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Tag Archives: beer styles

No rules, just right

Straffe Hendrik Brugs Quadrupel Ale
De Halve Maan Brewery-Bruges, Belgium
Quadrupel Ale
11% ABV

In conceiving of beer styles, it is easy to paint yourself into a corner. The trouble, though it is difficult to call it trouble when you’re drinking such good beer, with Quadrupel ales is that it is a very loose style. Also, where the Germans traditionally follow very strict brewing rules, the Belgians played fast and loose with their beer; with such an experimental nature, fantastic and complex beers developed.

This particular quad pours dark, with minimal head. The aromas are heavy with currants and cherries and a dark sugar sweetness. The initial flavor of the beer has a crispness and is slightly hoppy. As the beer sits, the richer flavors open and you begin to taste those sweet, fruity notes.

This is a great sipping beer. In discussing food pairings we can up with a variety of possibilities: tapas, buttered noodles, vegetarian entrees, and the simple but classic fig.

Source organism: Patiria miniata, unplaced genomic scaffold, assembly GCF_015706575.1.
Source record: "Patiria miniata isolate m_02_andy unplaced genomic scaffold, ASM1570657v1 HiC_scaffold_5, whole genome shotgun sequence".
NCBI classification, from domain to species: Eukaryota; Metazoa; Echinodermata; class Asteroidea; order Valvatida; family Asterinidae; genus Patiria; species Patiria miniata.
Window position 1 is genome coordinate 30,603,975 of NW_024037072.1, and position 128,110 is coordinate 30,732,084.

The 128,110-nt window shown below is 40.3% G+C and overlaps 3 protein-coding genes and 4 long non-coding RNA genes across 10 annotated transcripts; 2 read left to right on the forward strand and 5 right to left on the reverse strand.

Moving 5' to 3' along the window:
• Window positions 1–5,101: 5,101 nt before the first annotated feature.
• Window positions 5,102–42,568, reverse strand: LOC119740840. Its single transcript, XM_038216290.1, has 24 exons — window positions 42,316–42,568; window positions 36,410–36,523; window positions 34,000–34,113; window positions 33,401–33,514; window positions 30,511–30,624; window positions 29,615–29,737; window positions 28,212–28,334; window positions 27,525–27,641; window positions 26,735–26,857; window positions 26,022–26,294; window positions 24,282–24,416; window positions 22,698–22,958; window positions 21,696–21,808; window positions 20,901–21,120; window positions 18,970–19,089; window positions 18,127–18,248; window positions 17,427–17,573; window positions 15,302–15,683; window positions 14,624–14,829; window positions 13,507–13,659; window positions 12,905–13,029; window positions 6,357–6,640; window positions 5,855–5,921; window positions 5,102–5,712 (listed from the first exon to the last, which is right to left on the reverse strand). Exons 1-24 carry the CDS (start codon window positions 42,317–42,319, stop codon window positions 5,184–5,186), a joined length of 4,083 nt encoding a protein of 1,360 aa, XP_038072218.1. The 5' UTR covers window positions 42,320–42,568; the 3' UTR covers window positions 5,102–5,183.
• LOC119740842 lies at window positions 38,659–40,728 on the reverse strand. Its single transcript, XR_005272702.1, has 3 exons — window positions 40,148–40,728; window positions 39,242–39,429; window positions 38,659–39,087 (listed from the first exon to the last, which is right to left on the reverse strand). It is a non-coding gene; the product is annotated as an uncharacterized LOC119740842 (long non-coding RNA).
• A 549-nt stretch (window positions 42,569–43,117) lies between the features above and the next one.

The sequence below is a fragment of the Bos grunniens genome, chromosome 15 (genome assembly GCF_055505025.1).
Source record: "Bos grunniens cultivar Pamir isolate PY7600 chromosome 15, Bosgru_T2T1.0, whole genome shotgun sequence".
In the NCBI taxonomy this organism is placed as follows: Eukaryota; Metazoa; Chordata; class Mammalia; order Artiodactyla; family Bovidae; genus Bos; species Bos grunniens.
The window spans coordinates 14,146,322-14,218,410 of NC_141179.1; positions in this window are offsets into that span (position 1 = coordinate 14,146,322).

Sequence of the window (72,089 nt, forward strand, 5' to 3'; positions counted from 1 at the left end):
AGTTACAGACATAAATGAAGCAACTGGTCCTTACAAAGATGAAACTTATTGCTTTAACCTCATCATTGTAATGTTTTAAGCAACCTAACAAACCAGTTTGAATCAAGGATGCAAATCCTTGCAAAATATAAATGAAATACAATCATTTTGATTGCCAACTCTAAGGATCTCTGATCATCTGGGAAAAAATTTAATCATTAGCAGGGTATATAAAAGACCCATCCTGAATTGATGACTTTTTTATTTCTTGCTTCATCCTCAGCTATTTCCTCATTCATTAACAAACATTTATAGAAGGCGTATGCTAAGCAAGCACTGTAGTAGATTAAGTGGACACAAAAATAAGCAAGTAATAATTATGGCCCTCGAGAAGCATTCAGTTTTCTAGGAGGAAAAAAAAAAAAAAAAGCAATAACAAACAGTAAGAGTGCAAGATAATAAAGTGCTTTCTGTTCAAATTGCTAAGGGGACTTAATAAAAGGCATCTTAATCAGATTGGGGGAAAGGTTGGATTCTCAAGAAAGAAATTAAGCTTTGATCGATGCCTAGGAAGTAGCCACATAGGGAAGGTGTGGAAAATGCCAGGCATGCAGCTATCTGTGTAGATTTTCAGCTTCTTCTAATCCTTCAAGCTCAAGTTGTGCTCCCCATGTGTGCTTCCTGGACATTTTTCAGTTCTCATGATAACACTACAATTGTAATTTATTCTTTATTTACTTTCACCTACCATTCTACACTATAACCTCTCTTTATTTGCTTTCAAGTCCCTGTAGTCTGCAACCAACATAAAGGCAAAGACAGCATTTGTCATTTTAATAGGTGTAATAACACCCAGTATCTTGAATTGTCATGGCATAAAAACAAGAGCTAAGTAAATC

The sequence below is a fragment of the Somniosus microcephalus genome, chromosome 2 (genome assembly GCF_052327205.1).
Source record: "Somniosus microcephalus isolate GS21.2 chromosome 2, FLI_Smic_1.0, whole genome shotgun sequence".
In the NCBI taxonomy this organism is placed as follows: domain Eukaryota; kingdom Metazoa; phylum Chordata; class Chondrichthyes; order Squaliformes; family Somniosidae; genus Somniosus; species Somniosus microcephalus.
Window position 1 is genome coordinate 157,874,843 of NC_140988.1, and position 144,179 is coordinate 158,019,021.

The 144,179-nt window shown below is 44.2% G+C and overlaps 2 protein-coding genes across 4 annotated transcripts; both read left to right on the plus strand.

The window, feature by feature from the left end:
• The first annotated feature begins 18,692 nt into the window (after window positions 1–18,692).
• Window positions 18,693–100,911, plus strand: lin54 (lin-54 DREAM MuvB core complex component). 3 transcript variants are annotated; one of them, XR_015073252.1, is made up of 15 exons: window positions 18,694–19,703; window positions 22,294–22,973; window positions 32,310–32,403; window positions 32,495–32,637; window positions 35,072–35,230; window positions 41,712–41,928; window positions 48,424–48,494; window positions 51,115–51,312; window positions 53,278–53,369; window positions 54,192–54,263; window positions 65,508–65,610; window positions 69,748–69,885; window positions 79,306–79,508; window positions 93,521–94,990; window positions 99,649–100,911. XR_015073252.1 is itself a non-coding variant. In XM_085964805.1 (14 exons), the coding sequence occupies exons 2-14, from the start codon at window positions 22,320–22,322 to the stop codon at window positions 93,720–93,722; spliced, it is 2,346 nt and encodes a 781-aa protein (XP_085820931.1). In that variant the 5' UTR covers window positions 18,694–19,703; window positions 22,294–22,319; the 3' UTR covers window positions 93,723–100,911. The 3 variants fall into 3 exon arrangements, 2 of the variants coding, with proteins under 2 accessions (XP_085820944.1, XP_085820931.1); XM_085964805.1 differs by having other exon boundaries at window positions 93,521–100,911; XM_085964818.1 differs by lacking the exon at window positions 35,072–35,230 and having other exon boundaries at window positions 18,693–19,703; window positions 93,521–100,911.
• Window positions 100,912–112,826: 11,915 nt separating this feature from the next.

The complexity of this beer, the nuanced and layered notes, make it a challenge to adequately describe. Suffice it to say, it is a great beer to drink on a patio while enjoying a spring evening-which coincedentally is exactly what we did.

Scottish, Scotch

February 17, 2012

Bristol Laughing Lab

Bristol Brewing Company-Colorado Springs, CO

Scottish Ale

5.3% ABV

When you start drinking beer, really drinking beer, you find that styles are only the most basic overview of the characteristics of a beer. Scottish Ale can range from medium bodied to high alcohol, heavy, rich, strong beer. The latter, more characteristically Scotch Ale (versus Scottish Ale-such as the Laughing Lab being consumed here) is the malty beer Americans tend to think of interchangeably with Scottish Ale. Don’t be fooled by your misconceptions!

Once we wrapped our minds around this very important distinction, we started to appreciate the subtle toasty malted flavors. The beer poured dark, with mahogany tones, but not black or thick. The flavored was toasted, but not overly so. The browning of the malts came through as a natural flavor, more sun roasted than oven-roasted. It’s very drinkable but it is a light Scottish Ale.